When dreams take flight

“Whether a hawk, an eagle or a tiny hummingbird, all birds awaken a sense of wonder and enchantment by their ability to fly. They remind us that we all can rise above our circumstances. They are the ultimate symbols of transcendence.” ~ Ted Andrews, Animal Speak: The Spiritual & Magical Powers of Creatures Great and Small

I am a person given to signs and symbolism, which is something I have mentioned in the past. I guess when you’re going through a process in which so much is left to chance, and at so many junctures, all you can really fall back on is good old-fashioned hope, and the signs the universe presents.

As the fate of IVF cycle #5 hangs in the balance this week, it has been birds that have become pregnant with meaning.

In many cultures, they are seen as the link between heaven and earth, and represent everything from freedom to transition. They are also believed to bring all kinds of messages.

Now, bird sightings in the tropics are not entirely unexpected, but when a couple of specific birds seem to vie for your attention, it makes sense to give them a second thought (and a disproportionate amount of Googling).

My visitor today was the Black-naped Oriole, which I have discovered symbolises that the worst is over (not sure if that means the flu or infertility), heralding better days and a coming of sunshine. Orioles apparently appear when you’re losing hope, and need to remember the simple things that make you smile. And the sight of this fella perched outside my office window certainly gave me reason for pause.

OLYMPUS DIGITAL CAMERA

The oriole gets its name from the Latin word aureolus, which means “golden”. This post explores its symbolism well, citing Ted Andrews’ Animal Speak. Here’s something that really jumped out at me.

“…its clear, cheery song and bright colors are signs of new golden sunshine about to enter into your lifeWatch for sunshine to show up in any area of your life within a two-week period, mainly because the oriole eggs, usually four to six, hatch in two weeks. Pray and meditate with the oriole for any project in order to help it come to fruition or move along smoothly within a two-week period.”

I’m quite in need of sunshine and at least two weeks of luck, so thank you Mr/Ms Oriole for swinging by.

My second visitor in the last week was a rather majestic Oriental Pied Hornbill (Anthracoceros albirostris) which is quite something else, especially when it’s over 3ft-tall and sitting on your patio sunning itself.

Oriental Pied Hornbill
Oriental Pied Hornbill: Image from http://www.hbw.com

This gorgeous creature is deeply symbolic to many cultures around the world, as this article explores. What makes them physically remarkable is the casque that sits above their beaks, as well as their lavish eyelashes (you can read more about their distinctive anatomy here).

In Sarawak, home to 54 species of hornbill, the bird signifies the spirit of God and is incorporated into their arts, dances, carvings and ceremonial dresses. The Dayak, Iban, Kalani and Punani people of Borneo consider them messengers of the spirits and symbols of virility. And in the Ivory Coast, they are regarded as carriers of life and a symbol of continuity to future generations.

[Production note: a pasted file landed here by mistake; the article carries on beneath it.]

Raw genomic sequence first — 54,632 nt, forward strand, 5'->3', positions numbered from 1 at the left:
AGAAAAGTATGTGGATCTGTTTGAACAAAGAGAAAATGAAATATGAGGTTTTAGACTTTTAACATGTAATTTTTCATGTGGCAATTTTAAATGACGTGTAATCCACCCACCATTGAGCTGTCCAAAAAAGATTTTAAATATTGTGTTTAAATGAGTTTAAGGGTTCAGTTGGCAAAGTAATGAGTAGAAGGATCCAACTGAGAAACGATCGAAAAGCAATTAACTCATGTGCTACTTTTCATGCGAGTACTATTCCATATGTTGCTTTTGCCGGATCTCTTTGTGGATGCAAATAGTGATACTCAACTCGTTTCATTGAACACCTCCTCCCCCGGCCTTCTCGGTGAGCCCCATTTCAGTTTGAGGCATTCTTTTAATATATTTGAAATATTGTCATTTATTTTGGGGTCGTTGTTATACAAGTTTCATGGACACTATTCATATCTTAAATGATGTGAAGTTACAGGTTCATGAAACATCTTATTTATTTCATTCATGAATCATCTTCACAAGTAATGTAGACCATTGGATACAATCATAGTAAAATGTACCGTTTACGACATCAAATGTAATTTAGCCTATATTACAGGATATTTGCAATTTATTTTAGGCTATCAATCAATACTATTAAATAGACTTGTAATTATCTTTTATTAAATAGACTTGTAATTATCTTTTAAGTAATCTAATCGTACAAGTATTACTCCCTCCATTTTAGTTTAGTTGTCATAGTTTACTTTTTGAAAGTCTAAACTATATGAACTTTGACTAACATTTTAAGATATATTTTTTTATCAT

“The most obvious case is the extraordinarily strong beak which is a symbol of power. However the characteristics and behaviour of the bird are simultaneously representations of the male phallus, the act of intercourse and the female mothering instinct.” – Ibanology

So there you go – one week, two messengers.

To be fair, they were among many feathered friends who tend to come around – pigeons,  little robins, even a rooster who rises well after noon (I’m sure there’s a story there). But these two seem have sought me out at moments I most needed some hope, and so they have both my respect and attention.

Hopefully, they will help me soar through this cycle. Whenever it happens.

CW

9 thoughts on “When dreams take flight

  1. I really enjoy symbolism too. Interestingly I had a feathered visitor in my yard this week. It was a crow who stole an egg from a dove’s nest in my tree. That can’t be good, right?! Knowing that doves only lay one or 2 eggs at a time, and seeing the crow come back for the other, I took it upon myself to defend the last egg because I was actually sad thinking the dove would loose all her babies. That’s IVF for you! I tried to entice the crow with dog food but I don’t think it worked. I’m not sure I should interpret that little fiasco. 🙂

    Liked by 2 people

    1. Apparently, crows have an excellent memory, which is probably why it came back for that second egg (and perhaps the fact that you were there to defend it is significant in and for itself!).

      Despite the usual ominous associations with crows, from what I have read, crows are also believed to be omens of change, and reminders of the mystery of creation and transformation. Sometimes, they are a call for you to take a ‘higher’ perspective, or are there to relay messages from the recently departed.

      And here’s one more interpretation I think you might like: “In Celtic mythology, a crow or raven represents Goddess Morrígan, who often appears in the form of a crow. She is the goddess of strife, battle, and sovereignty, and Celtic myths tell us that she flies over fighting warriors, guiding them throughout the course of the battle.” ❤

      Liked by 1 person

    1. I’m glad you enjoyed it, and I hope they bode well! Oddly enough (TMI warning), that Oriole seems to have been spot on in terms of timing, because my very elusive cycle just presented itself.

      Like

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